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US Military aims to Bring Mind-Controlled Tech to the Battlefield within the Next Four Years

Posted July 18, 2018

Mind-controlled technology has been a mainstay of science fiction for many decades, yet soon enough it could become a reality – at least on the battlefield.

On 17 July, the Defence Advanced Research Project Agency (DARPA) announced that it has begun selecting research teams to develop a “neural interface” whereby troops would be able to operate (and receive feedback from) military systems with nothing but their own brains.

According to DARPA, the Next-Generation Non-Surgical Neurotechnology (or simply N3) programme ­– scheduled to conclude within the next four years – aims to combine the processing capacity of computers with the human ability to adapt to complex situations.

Needless to say, our ancestors have been honing their everyday tools for millennia, making them evermore sophisticated, yet even the systems we have at our disposal today require some form of physical means to control them.

“What neural interfaces promise is a richer, more powerful and more natural experience in which our brains effectively become the tool,” said AL Emondi, Programme Manager at DARPA’s Biological Technologies Office.

DARPA aims to bring the highly sought after brain-computer interface to the battlefield within the next four years or so. Image credit: U.S. Army Cyber Command via Flickr, Public Domain

The programme is scheduled to comprise two equally significant parts: the development of non-invasive systems which do not require any direct intervention within the human body, and the design of minutely invasive systems which may necessitate the users to ingest specific chemicals to allow external sensors to read their brain activity.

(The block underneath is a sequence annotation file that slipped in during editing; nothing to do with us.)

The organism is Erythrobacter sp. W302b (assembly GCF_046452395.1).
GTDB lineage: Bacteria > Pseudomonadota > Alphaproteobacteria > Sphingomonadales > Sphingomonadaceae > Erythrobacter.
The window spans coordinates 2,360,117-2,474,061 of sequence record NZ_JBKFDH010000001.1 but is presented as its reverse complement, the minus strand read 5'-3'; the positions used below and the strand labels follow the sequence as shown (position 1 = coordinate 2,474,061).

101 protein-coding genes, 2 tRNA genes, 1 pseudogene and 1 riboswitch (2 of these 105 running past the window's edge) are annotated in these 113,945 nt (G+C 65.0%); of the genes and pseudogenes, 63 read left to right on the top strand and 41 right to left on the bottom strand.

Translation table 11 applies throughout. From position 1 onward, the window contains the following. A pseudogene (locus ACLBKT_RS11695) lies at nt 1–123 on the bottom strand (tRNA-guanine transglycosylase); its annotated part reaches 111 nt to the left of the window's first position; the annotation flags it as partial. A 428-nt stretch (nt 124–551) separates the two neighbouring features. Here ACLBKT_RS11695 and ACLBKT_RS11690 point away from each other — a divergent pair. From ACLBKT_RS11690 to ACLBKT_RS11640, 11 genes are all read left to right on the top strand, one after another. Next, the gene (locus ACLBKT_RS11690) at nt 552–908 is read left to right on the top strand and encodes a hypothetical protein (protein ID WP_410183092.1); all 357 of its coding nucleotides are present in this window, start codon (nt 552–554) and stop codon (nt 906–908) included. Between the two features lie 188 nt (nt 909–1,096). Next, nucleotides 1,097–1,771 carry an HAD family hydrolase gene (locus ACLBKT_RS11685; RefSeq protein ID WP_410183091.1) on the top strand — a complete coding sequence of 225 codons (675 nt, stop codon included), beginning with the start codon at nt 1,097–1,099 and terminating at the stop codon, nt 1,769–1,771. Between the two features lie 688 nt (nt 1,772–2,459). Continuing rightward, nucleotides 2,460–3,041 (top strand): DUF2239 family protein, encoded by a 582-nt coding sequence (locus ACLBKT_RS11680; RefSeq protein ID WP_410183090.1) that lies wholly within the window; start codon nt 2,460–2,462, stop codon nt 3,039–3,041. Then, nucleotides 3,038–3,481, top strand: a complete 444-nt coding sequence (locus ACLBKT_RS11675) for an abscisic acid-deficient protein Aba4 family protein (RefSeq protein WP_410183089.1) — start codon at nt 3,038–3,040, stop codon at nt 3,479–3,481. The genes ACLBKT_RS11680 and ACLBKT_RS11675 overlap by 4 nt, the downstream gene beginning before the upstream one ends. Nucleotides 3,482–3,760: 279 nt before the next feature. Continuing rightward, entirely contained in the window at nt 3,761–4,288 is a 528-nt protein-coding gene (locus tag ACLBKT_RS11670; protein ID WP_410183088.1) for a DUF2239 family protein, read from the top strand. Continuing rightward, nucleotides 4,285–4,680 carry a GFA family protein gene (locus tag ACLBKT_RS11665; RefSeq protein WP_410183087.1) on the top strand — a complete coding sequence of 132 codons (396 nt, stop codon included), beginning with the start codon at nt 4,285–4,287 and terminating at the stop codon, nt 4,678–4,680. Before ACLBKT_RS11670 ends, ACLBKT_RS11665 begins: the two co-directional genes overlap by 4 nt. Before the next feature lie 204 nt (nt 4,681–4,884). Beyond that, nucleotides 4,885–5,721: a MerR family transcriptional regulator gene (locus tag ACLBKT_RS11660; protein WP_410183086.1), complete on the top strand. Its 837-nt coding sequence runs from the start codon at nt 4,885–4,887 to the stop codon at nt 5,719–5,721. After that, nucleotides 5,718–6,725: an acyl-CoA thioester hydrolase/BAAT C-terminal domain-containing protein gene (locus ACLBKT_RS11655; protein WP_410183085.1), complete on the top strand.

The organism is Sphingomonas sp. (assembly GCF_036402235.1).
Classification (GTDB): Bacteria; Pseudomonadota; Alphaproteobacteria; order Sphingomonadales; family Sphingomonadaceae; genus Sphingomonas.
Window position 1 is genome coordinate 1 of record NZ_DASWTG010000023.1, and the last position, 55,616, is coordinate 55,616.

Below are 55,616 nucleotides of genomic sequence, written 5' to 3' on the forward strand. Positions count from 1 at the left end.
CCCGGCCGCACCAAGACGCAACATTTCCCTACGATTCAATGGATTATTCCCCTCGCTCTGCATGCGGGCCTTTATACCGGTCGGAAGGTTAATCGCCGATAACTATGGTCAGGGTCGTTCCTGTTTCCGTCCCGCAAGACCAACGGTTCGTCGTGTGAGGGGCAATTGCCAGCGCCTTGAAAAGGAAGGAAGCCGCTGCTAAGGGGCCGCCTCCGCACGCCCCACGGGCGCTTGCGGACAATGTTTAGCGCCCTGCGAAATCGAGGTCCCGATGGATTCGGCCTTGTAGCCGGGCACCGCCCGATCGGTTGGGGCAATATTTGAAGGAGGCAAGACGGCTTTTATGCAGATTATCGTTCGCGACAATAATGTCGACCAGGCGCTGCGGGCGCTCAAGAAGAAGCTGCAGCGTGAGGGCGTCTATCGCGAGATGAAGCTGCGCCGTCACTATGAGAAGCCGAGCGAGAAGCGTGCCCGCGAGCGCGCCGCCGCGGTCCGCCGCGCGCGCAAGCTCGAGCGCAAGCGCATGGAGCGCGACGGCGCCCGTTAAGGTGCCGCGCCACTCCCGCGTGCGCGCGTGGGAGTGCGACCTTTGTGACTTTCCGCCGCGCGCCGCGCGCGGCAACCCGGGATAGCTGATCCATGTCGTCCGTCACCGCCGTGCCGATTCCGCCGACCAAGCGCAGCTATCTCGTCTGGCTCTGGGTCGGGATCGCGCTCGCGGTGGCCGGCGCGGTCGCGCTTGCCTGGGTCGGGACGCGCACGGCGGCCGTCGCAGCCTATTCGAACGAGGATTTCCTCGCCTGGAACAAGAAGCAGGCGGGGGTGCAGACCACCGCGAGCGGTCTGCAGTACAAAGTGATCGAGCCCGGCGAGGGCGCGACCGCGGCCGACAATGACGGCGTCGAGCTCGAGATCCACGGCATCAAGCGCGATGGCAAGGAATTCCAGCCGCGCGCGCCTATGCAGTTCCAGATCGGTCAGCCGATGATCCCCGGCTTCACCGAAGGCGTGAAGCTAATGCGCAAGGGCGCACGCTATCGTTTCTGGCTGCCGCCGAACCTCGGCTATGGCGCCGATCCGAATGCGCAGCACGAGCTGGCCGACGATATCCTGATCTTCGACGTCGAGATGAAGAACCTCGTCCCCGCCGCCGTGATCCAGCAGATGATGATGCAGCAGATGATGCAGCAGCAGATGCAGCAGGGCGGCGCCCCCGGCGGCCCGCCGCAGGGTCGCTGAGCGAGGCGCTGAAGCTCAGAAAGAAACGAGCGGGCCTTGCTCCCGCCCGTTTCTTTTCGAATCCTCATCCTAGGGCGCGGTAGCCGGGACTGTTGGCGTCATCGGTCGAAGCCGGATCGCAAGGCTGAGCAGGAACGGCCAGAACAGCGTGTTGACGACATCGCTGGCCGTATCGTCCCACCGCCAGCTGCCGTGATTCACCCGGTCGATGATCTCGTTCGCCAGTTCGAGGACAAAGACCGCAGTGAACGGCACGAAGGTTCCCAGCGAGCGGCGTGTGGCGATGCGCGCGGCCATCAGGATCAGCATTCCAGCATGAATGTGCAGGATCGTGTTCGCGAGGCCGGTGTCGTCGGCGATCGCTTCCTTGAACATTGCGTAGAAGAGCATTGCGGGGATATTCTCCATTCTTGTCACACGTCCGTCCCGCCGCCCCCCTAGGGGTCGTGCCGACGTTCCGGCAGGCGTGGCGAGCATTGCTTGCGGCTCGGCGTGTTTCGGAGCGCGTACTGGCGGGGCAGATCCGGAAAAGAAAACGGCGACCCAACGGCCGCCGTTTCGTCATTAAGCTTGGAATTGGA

Privacy (and cognitive autonomy) issues aside, the bi-directional interfaces of the future could provide military personnel with the ability to effortlessly control battle drones or remotely deployed robots, or even to monitor different parts of a computer network using their physical bodies as sensors.

With the highest cyber-security and health and safety principles in mind, selected teams will develop neural interfaces to imbue the users with a form of synaesthesia – allowing them to, say, “hear” a cyber-attack, or to experience it in some other fundamentally embodied way.

The new interfaces are likely to become a rather bigger deal than merely a novel way of controlling a piece of machinery. “As we approach a future in which increasingly autonomous systems will play a greater role in military operations, neural interface technology can help war-fighters build a more intuitive interaction with these systems,” concluded Emondi.


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